Those heading to Abu Dhabi’s Grand Prix this weekend will find plenty of action off the track as well as on it.
Because on top of being the region’s biggest sporting event, it is also one of the biggest annual business meetings.
In the moments between the roar of engines whizzing past, billions of dirhams in deals will be signed, hands shaken and business cards exchanged in the corporate hospitality suites dotted around Yas Marina Circuit.
“C-level executives, CEOs and leading dignitaries from government and commerce all converge for the Abu Dhabi Grand Prix”, says Al Tareq Al Ameri, the chief executive of Yas Marina Circuit.
“It’s a tailor-made audience for the business professional looking to expand his or her contacts book. The fantastic atmosphere takes away the formality of the office. People can meet in a mutual place, break down barriers and make business flow easier.”
Nick McElwee, Yas Marina Circuit’s director of sales and marketing, says talking shop with fellow spectators at a grand prix is all part of the event’s make-up.
“I used to work a lot in London and we’d go to football matches where you’d sit down 10 minutes before kick-off, grab a drink in the 15-minute interval, then be out as soon as the game finishes,” says Mr McElwee. “You’re not going to reach over and start talking business as a penalty is about to be taken. The F1, on the other hand, is played out across three days. There’s the build-up, the hour-and-a-half of the race then the celebrations afterwards — it’s a nice, drawn-out period of time.”
There are 48 general hospitality suites, offering private groups or companies a space to mingle with key clients and contacts.
While some are invitation-only events, others are also open to those keen to network. Prices range from Dh2,080 at the bottom end to Dh4,420 for the Al Dhiyafa suite in the West Grandstand.
At the top end is the exclusive Paddock Club, which holds another 24 private and shared suites, where industry movers and shakers get the deals signed and the drivers and celebrities hang out, according to Mr McElwee. Entry costs Dh19,835 a day.
Some of Abu Dhabi’s leading companies, such as Etihad Airways and the event’s sponsors National Bank of Abu Dhabi, always book a suite in the Paddock Club, says Mr Al Ameri.
“It is Etihad’s main business activation event for the whole year. They bring their international partners in and conduct their business schedule during the event. Every year we see their presence grow bigger, because they have seen the value behind it,” says the executive.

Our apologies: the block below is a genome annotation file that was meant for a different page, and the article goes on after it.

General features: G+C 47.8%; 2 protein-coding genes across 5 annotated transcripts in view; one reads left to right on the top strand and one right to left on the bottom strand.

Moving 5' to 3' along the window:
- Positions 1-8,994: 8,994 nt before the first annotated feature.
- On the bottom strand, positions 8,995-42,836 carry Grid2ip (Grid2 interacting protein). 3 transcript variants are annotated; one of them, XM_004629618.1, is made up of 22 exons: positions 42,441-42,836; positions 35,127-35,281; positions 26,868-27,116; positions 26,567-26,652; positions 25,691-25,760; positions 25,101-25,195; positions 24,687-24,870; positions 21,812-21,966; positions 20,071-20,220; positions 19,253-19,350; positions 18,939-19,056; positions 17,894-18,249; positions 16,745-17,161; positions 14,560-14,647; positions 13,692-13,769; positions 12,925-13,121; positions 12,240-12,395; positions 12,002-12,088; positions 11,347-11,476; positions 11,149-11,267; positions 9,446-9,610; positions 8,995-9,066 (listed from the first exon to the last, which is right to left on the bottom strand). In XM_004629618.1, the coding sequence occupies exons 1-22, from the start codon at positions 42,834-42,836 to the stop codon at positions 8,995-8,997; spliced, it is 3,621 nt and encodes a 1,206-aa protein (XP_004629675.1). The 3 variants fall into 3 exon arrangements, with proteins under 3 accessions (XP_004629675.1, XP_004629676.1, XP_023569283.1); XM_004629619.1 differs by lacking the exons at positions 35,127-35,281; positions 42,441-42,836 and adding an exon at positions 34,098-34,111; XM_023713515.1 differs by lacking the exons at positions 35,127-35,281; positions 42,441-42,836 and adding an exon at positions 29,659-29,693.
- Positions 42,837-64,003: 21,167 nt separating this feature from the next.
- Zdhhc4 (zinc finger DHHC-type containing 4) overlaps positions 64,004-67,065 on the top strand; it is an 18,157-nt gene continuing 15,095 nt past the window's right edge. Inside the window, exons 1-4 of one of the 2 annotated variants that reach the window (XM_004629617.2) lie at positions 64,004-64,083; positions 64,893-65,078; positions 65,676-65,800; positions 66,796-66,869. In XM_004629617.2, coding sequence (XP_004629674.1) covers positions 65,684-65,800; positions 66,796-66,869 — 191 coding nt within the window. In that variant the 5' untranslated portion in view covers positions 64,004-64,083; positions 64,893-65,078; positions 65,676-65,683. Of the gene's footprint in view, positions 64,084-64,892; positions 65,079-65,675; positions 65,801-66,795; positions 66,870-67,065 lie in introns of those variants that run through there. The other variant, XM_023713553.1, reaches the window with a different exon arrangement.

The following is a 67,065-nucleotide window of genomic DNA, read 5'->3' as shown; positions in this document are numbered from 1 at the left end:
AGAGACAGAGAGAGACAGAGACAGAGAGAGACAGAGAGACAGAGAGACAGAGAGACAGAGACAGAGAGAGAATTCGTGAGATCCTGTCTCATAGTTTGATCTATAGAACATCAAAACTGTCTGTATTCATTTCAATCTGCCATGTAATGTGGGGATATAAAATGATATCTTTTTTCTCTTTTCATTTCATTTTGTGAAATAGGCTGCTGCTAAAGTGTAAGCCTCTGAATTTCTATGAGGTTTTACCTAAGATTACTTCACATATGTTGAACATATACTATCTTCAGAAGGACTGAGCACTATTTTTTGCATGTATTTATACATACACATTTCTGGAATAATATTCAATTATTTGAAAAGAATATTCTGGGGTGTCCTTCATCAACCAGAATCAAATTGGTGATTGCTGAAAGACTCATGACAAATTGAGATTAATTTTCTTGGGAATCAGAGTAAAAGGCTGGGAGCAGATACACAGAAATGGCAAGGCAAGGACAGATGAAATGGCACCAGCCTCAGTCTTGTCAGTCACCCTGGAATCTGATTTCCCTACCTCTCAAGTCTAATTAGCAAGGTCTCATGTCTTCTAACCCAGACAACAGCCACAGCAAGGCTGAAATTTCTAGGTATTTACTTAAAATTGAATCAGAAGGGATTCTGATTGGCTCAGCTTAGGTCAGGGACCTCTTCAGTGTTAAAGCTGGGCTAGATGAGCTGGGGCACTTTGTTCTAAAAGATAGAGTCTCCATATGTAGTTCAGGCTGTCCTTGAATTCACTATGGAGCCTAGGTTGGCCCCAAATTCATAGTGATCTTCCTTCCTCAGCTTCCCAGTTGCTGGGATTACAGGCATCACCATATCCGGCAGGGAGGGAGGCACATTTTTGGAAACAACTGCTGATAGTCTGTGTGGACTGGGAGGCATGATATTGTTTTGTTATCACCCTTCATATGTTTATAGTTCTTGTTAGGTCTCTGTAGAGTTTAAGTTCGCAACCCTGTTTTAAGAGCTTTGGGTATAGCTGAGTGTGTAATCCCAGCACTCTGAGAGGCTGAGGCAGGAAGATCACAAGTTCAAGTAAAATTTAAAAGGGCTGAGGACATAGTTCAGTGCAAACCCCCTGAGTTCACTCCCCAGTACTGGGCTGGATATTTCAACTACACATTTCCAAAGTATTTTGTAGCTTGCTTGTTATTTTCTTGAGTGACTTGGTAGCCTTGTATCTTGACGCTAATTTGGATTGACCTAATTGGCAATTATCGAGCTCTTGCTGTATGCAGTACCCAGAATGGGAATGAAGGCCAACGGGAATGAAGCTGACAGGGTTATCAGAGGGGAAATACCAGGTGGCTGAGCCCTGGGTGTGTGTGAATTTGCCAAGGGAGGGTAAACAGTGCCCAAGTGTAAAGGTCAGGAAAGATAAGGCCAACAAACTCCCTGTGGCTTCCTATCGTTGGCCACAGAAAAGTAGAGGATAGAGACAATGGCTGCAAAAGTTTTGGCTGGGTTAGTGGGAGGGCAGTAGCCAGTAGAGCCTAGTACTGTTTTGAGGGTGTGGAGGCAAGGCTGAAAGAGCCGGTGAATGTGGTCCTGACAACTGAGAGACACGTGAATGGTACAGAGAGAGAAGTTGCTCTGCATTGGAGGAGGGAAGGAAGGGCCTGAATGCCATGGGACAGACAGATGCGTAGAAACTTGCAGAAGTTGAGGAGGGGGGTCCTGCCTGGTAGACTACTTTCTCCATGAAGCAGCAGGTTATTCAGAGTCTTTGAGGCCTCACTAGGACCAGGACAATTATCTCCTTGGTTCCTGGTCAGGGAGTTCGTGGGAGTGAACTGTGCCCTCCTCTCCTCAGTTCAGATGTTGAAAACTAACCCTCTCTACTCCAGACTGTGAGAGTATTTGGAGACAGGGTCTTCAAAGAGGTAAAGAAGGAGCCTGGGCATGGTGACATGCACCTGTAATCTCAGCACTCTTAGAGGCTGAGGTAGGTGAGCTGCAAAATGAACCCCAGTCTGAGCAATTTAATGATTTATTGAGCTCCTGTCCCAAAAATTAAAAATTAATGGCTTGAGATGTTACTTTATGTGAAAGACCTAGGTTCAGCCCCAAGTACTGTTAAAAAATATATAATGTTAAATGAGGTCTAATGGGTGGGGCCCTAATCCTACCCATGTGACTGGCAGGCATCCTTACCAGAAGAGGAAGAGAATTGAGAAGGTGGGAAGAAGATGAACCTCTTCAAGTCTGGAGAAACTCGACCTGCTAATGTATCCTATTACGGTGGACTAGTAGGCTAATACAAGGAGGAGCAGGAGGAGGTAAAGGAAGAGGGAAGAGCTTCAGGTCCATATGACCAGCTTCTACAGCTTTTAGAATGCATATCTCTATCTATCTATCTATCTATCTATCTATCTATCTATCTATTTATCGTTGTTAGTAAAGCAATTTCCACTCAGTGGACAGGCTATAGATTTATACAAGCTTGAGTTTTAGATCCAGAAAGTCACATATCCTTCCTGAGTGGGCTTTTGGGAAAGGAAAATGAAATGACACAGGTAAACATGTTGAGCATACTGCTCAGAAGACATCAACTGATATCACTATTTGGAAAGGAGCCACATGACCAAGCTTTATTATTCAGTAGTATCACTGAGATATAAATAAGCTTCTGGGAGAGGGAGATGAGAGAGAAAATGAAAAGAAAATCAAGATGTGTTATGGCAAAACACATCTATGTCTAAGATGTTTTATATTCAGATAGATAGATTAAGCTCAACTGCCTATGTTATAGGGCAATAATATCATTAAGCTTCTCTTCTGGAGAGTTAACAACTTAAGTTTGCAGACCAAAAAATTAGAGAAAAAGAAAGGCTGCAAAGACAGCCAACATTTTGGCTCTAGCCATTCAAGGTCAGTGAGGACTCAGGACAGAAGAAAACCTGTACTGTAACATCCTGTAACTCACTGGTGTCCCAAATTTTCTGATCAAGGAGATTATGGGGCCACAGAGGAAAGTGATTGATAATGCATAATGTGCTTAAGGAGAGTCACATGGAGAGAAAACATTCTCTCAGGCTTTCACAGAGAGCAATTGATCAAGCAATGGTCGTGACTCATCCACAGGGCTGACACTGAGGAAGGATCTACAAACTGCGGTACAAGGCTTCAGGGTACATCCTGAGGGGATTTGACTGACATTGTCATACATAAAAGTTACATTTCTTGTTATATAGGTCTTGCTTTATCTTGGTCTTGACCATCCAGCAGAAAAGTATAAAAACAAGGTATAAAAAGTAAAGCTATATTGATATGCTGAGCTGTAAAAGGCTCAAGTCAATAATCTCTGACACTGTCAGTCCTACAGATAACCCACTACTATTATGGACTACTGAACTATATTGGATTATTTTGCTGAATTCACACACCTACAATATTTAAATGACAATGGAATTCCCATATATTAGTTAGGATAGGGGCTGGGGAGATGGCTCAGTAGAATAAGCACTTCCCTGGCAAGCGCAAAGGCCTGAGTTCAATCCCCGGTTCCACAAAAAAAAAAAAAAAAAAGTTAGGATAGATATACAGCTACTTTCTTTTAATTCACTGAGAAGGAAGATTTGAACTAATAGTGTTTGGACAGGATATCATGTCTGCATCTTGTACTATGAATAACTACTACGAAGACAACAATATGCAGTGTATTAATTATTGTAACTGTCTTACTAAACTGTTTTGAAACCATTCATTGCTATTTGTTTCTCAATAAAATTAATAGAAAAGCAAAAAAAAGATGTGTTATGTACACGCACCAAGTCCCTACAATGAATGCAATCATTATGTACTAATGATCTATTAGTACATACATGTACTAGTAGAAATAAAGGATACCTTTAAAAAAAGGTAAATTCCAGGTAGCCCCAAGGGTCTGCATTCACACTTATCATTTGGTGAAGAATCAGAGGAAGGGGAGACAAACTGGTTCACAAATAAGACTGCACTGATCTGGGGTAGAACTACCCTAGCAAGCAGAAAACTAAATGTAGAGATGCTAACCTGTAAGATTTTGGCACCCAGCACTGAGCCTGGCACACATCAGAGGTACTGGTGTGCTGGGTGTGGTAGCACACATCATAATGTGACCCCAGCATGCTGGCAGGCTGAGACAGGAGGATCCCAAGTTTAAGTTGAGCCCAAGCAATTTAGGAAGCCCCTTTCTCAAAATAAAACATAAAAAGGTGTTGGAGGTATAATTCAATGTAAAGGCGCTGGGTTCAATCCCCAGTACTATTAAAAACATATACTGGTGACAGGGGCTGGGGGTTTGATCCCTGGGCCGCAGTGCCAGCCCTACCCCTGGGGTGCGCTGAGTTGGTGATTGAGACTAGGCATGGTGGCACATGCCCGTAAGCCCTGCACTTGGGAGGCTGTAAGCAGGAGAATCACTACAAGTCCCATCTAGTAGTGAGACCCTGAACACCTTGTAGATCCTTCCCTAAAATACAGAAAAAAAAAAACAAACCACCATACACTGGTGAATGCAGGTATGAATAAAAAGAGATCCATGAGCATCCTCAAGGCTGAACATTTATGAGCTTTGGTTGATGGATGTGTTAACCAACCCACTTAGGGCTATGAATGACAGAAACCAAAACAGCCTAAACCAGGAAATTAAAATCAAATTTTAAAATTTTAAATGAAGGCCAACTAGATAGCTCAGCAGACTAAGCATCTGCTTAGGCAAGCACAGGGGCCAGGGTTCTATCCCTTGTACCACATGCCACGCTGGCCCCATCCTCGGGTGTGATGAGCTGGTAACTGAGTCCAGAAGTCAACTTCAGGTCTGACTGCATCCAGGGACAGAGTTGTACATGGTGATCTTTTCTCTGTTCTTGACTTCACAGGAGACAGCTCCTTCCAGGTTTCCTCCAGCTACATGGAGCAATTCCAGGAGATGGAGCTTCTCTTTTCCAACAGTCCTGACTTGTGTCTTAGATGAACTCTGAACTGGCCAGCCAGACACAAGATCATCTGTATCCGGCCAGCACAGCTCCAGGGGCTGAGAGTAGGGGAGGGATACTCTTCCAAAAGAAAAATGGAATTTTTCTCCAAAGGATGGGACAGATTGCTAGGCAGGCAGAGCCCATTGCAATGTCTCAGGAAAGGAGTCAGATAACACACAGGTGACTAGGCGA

But securing an invite or spending your way into a corporate suite can reap the rewards.
“You might have been working on a deal for 11 months and then say ‘let’s go down to the grand prix to do the deal’. It’s a photo opportunity, and a great platform for making announcements, clinching and rubber-stamping deals,” says Mr McElwee.
So what is the best way to network at the event?
Mr McElwee suggests using F1 to find common ground.
“If you don’t know the person, you can ask ‘who do you think is going to win?’ All the F1 drivers are known globally, so it’s really easy to get the conversations going.”
Mr Al Ameri, meanwhile, advocates dressing to impress.
“The Abu Dhabi Grand Prix is one of the most glamorous races in the F1 calendar, so you will need to be on your ‘A’ game. No one will take you seriously as a power player if your wardrobe doesn’t reflect that.”
And before leaving home, don’t forget to pack a wad of business cards.
“While this may seem like a very basic tip, you would be surprised at how often people forget this fundamental tool and embarrass themselves at the key ritual of the business card exchange,” says Mr Al Ameri.
With many from the British Business Group of Abu Dhabi taking in the action this weekend, the networking group supplied its members with a list of tips ahead of the event.
Steve Martin, committee member for communications at BBG, suggests practising saying what you do for a living and what you’re looking to achieve succinctly.
“Do not appear to ‘pitch’ too early. It is important to build a rapport before trying to strike a deal,” he says. “Remember the rule about the six degrees of separation. If the sector or role of the person you are speaking with doesn’t directly relate to your interest, they might know someone who does.”
And don’t forget to smile – even if the driver you are backing is losing.
“It is a simple and often overlooked rule of engagement,” says Mr Martin.
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